A Defence of Prudential Moralism
Moralism is often charged with being ineffective, rude, hypocritical, and intolerant. This article challenges all of those claims, first using evidence from social science to argue that moralism can be effective in changing others’ behaviour, serving as a remedy against the important problems of moral ignorance and weakness of will. Next, the apparent problems of rudeness, hypocrisy, and intolerance are argued to be either illusory or overstated. Finally, examples of unethical moralism are reviewed and a prudential type of moralism is differentiated and defended.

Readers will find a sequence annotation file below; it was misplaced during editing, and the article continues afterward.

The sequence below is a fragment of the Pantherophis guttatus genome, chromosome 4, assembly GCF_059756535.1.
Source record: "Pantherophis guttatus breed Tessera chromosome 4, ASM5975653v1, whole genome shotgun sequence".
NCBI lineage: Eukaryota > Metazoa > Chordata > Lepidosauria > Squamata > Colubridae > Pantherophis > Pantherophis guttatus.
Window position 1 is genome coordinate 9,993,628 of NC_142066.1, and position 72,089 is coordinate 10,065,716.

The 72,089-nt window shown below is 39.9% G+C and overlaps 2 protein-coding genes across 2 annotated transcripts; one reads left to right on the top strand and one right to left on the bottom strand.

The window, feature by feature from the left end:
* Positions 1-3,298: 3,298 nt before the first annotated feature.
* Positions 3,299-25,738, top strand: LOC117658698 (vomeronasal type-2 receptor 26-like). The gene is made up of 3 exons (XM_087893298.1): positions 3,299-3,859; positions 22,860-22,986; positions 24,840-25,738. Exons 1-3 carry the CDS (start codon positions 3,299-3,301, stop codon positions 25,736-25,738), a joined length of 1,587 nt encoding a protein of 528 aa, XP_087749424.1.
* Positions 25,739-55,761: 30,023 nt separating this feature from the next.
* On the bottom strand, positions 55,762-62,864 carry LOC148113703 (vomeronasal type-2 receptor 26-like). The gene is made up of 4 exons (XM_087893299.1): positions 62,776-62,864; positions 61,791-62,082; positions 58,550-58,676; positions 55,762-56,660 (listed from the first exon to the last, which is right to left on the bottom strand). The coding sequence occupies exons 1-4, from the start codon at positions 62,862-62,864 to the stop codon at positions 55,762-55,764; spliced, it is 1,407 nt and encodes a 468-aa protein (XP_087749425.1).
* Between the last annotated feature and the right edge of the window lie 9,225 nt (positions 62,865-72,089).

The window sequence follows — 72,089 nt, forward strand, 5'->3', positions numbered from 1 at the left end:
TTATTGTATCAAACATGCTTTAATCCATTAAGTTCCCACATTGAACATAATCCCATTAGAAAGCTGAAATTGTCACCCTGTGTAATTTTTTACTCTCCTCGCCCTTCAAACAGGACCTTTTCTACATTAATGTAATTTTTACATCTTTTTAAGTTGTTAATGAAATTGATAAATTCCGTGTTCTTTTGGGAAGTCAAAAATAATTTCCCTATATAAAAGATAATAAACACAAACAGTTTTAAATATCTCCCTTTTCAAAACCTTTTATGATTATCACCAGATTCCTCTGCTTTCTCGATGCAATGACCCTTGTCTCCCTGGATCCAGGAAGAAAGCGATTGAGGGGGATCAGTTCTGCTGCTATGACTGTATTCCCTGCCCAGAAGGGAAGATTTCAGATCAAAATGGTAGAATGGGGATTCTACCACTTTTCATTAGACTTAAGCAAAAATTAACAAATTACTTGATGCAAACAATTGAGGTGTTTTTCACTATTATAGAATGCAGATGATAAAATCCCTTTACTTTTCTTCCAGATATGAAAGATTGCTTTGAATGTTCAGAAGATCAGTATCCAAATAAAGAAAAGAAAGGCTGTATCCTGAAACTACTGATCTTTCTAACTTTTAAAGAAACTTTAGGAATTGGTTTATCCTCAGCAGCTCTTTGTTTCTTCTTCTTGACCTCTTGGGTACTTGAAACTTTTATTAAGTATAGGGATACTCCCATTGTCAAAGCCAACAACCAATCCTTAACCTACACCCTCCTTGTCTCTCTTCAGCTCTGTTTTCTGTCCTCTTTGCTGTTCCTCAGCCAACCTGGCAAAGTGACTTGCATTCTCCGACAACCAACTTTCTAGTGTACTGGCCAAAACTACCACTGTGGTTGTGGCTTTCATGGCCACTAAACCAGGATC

Document Type: Research Article
Publication date: August 1, 2005